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in Advanced Technological Education

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The Difference One Semester Can Make

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Based at The University of Texas' College of Education, the Center for Community College Student Engagement (CCSSE) focuses on research related to student engagement at community and technical colleges.  Their deep commitment to improving educational quality and student success produces research data and reports that can and should inform the work being done by those of us in the ATE community. These include a number of initiatives that focus on qualitative research as well as various national reports, which are disseminated broadly to a wide variety of audiences including educators, education researchers and organizations, and the media.

A good example of the excellent work being done by the Center is a recent report titled Even One Semester:  Full-Time Enrollment and Student Success. This report explores data and correlations between levels of attendance, student experiences, and related issues like completion.   The report is a pleasure to read and is filled with graphics, quotes, and photos that help contextualize the data and ground the research in the reality of today’s community college environment.

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The report encourages readers to consider redefining the various types of attendance and posits that many of us tend to think about students as being either full-time or part-time.  Their redefinition expands to include a third type of attendance pattern that, according to their data, is actually the dominant type –  this is what they call a “fluid attendance pattern.”  From the data they collected, almost 55% of students who have attended college for at least three terms fall into this attendance category.  This means that they are full-time for some semesters and part-time for others.  According to the report, less than 20% of students are always full-time and about 30% are always part-time.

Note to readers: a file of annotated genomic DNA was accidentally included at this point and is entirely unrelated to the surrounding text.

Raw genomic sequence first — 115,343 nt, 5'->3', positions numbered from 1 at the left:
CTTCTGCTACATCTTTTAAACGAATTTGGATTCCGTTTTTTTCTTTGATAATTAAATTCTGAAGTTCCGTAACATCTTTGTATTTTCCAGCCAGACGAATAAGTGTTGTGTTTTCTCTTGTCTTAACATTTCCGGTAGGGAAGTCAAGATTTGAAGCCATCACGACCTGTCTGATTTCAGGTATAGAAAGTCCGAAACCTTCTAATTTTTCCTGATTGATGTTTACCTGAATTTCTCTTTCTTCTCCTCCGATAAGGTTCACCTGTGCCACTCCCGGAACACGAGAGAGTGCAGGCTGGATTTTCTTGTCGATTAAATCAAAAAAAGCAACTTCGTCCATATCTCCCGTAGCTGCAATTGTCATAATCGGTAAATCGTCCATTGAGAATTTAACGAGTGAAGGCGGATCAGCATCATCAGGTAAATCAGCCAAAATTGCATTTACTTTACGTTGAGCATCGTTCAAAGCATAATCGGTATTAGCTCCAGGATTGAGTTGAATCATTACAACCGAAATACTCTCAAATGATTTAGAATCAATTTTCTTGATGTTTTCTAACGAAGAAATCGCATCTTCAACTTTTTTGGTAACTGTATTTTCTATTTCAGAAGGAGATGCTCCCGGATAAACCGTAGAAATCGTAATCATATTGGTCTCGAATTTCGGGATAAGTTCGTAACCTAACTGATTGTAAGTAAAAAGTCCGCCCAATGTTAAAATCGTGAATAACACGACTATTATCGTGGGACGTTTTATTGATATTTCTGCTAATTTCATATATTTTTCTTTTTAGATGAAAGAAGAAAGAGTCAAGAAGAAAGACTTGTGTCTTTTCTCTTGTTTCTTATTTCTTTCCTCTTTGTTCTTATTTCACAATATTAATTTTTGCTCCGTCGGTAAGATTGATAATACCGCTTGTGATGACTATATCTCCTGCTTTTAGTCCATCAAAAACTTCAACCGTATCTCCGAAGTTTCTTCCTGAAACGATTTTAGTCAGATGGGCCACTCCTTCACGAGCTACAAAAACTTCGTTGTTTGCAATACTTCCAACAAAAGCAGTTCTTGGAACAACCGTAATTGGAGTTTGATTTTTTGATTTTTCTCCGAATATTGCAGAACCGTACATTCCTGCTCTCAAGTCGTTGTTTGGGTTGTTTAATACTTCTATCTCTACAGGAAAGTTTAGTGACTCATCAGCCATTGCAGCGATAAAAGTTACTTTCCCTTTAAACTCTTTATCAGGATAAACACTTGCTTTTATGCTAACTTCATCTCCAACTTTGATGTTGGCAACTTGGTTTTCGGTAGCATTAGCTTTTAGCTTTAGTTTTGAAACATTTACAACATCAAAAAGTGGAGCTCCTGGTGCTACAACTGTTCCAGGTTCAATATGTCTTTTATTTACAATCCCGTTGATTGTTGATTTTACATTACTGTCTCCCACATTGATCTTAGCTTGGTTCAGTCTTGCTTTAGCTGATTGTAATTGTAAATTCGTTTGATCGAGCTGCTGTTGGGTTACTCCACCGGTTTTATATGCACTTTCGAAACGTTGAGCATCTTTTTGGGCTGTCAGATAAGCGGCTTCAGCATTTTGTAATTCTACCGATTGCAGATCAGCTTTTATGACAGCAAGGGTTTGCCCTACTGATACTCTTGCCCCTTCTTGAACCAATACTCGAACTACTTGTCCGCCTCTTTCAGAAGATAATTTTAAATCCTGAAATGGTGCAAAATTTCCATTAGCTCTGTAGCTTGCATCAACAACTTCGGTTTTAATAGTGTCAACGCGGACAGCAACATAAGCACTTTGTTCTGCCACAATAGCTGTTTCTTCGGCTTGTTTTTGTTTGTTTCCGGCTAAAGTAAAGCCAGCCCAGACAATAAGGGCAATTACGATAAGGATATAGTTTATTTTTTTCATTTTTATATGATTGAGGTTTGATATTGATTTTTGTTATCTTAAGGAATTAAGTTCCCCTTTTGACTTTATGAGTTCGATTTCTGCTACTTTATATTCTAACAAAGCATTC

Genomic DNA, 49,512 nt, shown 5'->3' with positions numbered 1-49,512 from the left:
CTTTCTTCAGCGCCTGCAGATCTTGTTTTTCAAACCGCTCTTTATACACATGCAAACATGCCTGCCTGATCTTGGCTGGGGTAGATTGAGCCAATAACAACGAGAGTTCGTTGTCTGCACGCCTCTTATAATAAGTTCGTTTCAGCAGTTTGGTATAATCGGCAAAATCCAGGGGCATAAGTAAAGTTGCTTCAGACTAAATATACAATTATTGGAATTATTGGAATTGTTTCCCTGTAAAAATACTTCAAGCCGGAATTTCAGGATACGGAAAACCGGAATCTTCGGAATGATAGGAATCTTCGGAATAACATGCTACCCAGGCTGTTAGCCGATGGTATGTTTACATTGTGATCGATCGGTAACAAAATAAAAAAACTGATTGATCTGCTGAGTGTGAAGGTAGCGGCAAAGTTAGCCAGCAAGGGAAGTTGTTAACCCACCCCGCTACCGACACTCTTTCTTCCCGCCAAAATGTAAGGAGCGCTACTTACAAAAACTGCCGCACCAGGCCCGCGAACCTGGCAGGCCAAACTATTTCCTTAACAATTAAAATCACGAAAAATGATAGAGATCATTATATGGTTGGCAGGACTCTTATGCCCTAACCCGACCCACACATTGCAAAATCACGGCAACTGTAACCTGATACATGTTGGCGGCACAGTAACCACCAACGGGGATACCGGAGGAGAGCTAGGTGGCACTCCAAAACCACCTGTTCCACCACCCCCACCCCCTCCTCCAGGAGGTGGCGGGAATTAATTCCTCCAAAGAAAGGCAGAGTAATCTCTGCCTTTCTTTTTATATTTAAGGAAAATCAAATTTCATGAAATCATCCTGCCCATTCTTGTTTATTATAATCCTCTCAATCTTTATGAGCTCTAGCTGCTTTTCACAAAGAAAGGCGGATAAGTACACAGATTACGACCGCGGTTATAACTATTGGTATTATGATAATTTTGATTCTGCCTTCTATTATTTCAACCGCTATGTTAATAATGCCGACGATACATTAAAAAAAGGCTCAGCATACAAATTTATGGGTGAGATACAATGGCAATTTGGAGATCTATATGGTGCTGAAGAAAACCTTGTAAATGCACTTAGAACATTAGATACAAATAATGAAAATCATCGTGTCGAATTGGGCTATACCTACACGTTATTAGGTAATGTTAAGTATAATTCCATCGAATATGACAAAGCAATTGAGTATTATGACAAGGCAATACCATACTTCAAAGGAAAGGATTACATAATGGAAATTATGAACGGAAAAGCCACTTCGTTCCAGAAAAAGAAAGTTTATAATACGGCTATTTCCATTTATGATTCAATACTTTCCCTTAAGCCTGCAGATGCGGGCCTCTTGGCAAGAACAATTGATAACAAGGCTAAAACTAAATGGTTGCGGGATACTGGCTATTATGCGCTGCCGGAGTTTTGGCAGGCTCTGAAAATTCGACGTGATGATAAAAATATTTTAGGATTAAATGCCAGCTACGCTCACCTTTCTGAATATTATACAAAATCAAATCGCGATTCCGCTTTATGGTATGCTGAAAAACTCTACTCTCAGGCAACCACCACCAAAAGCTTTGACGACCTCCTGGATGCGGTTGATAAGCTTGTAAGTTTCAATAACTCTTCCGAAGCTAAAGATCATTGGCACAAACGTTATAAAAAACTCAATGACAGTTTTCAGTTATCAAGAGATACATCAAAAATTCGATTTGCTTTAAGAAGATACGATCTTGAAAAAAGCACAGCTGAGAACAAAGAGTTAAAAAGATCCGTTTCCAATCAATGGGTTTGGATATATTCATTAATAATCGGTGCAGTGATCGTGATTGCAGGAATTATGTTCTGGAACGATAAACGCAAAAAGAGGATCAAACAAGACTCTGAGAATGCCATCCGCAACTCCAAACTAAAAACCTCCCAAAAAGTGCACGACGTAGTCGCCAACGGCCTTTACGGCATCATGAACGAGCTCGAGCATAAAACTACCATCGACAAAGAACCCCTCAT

The benefits of full-time attendance, even for one semester, were surprisingly broad with students gaining access to more support on campus (better orientations, more time to connect with others, better access to faculty) as well as consistently higher levels of engagement and a higher likelihood of completing both important gateway courses as well as ultimately earning credentials.

At a practical level, the report also provides advice for educators and administrators, including the rather simple step of asking each student, “Is there any way you could attend college full-time, even for one semester?”  They also encourage conversations around issues related to completion time and work/school/life balance.  The report highlights a number of initiatives around the country that have been put in place that encourage full-time attendance, providing salient details and some impact data. 

For those in the ATE community the report could prove useful at a number of levels, here are a few ideas that come to mind:

  • Use the report data to help support the needs section in a grant proposal
  • Use data from the report as a benchmark when looking at your own student‘s attendance patterns
  • When considering program improvement, share the report with colleagues, industry partners or others to brainstorm ways to increase full-time attendance
  • As applicable, use data or quotes from the report in annual reporting
  • Use the report as the basis for professional development trainings – helping faculty and administrators develop strategies for upping full-time attendance
Categories:
  • economics
  • education
  • review
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